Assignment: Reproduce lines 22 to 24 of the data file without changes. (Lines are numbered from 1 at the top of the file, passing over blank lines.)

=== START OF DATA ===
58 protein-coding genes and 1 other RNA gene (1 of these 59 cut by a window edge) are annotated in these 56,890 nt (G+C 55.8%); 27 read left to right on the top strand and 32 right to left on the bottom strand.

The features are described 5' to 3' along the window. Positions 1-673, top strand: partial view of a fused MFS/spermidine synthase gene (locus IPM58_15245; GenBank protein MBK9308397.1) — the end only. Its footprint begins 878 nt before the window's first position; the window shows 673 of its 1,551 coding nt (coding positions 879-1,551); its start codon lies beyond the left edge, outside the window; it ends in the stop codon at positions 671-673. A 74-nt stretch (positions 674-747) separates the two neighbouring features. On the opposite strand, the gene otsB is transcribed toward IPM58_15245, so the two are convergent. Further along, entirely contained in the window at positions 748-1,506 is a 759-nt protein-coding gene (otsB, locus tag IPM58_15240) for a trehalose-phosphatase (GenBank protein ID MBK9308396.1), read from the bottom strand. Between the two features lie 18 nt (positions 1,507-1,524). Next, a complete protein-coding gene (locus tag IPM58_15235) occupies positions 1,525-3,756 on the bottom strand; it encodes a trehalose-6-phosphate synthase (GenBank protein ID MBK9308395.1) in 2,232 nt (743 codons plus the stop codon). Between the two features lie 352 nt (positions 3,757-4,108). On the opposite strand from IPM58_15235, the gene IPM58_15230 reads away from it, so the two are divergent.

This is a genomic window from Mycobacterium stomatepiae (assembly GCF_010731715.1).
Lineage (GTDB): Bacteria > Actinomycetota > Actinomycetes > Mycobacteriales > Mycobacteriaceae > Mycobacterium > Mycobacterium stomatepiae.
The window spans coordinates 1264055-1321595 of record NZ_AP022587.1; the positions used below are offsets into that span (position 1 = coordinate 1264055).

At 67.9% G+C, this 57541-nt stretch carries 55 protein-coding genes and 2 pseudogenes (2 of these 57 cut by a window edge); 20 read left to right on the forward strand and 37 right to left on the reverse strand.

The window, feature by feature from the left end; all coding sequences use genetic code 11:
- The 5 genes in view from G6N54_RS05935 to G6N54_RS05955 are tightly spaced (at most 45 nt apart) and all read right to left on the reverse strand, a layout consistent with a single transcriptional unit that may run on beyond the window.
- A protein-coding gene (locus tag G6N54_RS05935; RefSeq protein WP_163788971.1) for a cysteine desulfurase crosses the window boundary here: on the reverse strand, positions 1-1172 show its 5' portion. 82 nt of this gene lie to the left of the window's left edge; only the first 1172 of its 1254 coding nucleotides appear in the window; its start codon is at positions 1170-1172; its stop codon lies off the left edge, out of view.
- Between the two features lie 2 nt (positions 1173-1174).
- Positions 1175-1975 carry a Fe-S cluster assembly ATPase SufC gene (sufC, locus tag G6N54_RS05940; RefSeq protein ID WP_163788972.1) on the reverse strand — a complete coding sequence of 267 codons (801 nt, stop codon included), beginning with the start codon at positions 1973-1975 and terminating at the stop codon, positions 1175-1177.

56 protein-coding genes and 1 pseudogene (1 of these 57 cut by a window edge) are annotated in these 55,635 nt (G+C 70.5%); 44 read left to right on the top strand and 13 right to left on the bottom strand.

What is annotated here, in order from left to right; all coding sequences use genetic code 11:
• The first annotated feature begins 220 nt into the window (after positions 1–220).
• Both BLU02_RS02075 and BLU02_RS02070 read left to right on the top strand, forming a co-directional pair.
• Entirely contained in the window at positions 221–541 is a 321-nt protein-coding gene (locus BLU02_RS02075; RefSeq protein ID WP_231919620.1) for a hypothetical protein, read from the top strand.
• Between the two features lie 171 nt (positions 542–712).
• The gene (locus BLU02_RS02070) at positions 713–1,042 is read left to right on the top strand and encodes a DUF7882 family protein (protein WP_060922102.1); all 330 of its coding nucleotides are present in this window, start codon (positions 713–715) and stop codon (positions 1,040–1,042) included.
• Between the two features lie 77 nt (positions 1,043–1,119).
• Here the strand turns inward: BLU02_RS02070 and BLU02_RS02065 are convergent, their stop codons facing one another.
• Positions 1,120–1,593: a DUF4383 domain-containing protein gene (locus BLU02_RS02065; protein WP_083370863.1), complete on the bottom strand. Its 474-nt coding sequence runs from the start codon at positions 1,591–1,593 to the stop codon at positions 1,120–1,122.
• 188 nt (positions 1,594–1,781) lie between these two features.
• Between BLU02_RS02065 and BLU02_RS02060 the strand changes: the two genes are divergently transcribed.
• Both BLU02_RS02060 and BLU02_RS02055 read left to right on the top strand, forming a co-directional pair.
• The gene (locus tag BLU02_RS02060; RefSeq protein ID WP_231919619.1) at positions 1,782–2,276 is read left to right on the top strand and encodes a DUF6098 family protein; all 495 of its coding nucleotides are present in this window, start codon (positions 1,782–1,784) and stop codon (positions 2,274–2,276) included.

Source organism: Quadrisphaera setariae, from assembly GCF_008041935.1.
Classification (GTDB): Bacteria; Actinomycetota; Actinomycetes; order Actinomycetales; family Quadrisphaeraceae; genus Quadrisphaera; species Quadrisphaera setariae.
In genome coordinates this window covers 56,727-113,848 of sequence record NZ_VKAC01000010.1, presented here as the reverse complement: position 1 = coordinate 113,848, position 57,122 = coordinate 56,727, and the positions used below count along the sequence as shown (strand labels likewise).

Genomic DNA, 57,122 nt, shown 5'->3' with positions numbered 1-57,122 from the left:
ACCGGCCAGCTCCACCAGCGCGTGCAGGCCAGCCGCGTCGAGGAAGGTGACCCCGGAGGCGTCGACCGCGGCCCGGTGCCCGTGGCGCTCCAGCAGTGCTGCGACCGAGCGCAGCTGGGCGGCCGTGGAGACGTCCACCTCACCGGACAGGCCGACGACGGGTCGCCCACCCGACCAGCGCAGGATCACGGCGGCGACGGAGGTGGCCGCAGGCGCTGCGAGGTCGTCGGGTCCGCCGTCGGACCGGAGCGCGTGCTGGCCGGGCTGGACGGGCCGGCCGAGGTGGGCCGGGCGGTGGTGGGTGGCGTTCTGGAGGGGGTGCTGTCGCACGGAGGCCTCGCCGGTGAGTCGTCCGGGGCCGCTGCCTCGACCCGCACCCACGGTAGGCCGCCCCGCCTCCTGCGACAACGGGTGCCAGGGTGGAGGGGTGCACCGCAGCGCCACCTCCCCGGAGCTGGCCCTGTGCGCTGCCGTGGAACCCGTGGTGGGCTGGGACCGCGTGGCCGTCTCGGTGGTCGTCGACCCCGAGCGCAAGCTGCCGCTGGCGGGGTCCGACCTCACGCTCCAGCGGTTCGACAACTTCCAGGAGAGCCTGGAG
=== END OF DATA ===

• 188 nt (positions 1,594–1,781) lie between these two features.
• Between BLU02_RS02065 and BLU02_RS02060 the strand changes: the two genes are divergently transcribed.
• Both BLU02_RS02060 and BLU02_RS02055 read left to right on the top strand, forming a co-directional pair.